• Click the left or right arrow in the Luminance value slider to change the brightness of the selected color in the image by single increments, or drag in the value field.

    • By default, the Luminance value slider is set to 0.0. Double-click the number in the value slider, then enter a value from –100.0 to 100.0 and press Return.

      Figure. Luminance controls in the Color area of the Adjustments inspector.
  6. The Range parameter limits or expands the chromatic range of the adjustment. Adjust the Range parameter by doing one of the following:

    • By default, the Range slider is set to the center of the slider control. Drag the slider to the left to decrease the range of the selected color, or drag the slider to the right to increase the range.

    • Click the left or right arrow in the Range value slider to change the chromatic range of the selected color by 10 percent increments, or drag in the value field.

    • By default, the Range value slider is set to 1.00. Double-click the number in the value slider, then enter a value from 0.00 to 20.00 and press Return.

      Figure. Range controls in the Color area of the Adjustments inspector.
      Figure. Illustration showing chromatic range on a 360-degree color band.
  7. Repeat steps 2 through 6 until you are satisfied with the appearance of the colors in your image.

Adjusting Custom Colors Using the Color Eyedropper

If you require a more specific hue as a starting point for your color adjustment, you can use the Color eyedropper to identify a hue in the image.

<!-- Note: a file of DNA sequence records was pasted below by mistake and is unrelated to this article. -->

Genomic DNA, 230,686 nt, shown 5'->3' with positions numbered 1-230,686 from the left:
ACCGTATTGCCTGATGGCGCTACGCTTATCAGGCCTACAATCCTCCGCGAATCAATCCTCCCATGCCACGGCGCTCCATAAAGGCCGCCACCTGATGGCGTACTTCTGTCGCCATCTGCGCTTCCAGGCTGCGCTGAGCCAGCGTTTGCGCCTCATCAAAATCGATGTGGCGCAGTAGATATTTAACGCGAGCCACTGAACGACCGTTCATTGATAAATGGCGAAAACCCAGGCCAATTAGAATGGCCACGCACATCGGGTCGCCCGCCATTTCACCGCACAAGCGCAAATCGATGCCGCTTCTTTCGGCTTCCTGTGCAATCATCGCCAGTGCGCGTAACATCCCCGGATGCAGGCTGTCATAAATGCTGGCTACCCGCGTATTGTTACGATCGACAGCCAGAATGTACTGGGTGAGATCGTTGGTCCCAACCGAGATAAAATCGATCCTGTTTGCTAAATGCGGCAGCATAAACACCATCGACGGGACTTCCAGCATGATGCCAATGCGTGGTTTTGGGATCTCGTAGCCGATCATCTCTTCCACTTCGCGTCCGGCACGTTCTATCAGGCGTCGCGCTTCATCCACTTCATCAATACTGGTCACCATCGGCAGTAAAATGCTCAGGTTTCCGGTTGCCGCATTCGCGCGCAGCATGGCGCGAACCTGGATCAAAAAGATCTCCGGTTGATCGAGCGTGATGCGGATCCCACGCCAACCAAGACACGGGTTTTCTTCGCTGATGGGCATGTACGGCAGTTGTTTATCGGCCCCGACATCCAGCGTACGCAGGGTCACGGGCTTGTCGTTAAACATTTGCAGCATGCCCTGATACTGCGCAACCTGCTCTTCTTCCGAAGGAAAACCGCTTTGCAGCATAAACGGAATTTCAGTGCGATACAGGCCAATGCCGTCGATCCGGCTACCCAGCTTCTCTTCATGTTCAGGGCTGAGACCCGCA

To adjust a custom color value in an image
  1. Select an image.

  2. In the Color area of the Adjustments inspector or the Adjustments pane of the Inspector HUD, click the color button with the hue closest to the one you plan to adjust, then select the Color eyedropper tool.

    Figure. Color eyedropper tool in the Color area of the Adjustments inspector.

    The pointer changes to an eyedropper, and the Loupe appears, showing a magnified view of the target area. By default, the Loupe is set to magnify the image to 100 percent (full size). If necessary, you can increase the magnification of the Loupe by pressing Command–Shift–Plus Sign (+). For more information about the Loupe, see Viewing Images with the Loupe.

  3. Position the eyedropper over the color in the image that you want to adjust, then click.

    Figure. Loupe showing a magnified view of an area of green in the image.

The new hue is selected and becomes the starting point for color adjustments of that hue. For more information about Color adjustments, see Adjusting the Color of the Image with the Color Controls.